Chikungunya and Your INR
By: Alere Staff
|Chikungunya is a viral disease transmitted to humans by bites from infected mosquitoes. Outbreaks have occurred in Europe, Africa, Southeast Asia and islands in the Indian and Pacific Oceans. In 2013, the virus was found for the first time in the America’s and it has since spread to the Caribbean and Central America. Symptoms usually begin three to seven days after being bitten by an infected mosquito. The virus most often presents with an abrupt onset of fever accompanied by joint pain. From there, symptoms of muscle pain, headache, nausea, fatigue and rash often develop.|
Most people who contract the disease will feel better within a week; however the joint pain can persist for months.
Your Risk and Prevention
The population most at risk for severe disease includes newborns, adults over the age of 65 and people with medical conditions such as high blood pressure, diabetes or heart disease. If you develop the above symptoms and have been exposed to mosquitos, you should see your healthcare provider for evaluation. Make sure the doctor or nurse who manages your warfarin is aware that you are sick as more frequent INR tests may be indicated.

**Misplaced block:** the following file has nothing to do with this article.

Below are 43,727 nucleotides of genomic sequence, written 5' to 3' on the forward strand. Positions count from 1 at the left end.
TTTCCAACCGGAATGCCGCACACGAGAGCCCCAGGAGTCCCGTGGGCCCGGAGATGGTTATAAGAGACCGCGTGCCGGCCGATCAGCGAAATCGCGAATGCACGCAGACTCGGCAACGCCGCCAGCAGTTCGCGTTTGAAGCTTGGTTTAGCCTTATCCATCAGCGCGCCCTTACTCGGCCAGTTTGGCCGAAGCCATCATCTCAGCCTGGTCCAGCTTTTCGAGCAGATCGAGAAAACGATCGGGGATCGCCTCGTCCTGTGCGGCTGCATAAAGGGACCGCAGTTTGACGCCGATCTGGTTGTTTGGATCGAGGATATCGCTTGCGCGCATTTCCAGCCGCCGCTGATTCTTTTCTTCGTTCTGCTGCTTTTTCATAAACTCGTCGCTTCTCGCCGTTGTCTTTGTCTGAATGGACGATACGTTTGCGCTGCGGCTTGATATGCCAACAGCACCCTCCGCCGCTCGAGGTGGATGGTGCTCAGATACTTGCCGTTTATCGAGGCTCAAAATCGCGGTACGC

The best way to prevent contracting Chikungunya is to prevent mosquito bites. Use insect repellents that contain DEET, picaridin, IR3535 and some oil of lemon eucalyptus or para-menthane-diol products. Wear long sleeves and pants in areas with mosquitos and make sure you get rid of standing water near your home that might attract the insects. For country-specific travel information and recommendations, you should visit www.cdc.gov/travel.
- Centers for Disease Control and Prevention. Chikungunya Virus. www.cdc.gov. November 16, 2015. Retrieved from the website: http://www.cdc.gov/Chikungunya/index.html.
- World Health Organization. Chikungunya Fact Sheet. www.WHO.int. April 2016. Retrieved from the website: http://www.who.int/mediacentre/factsheets/fs327/en/.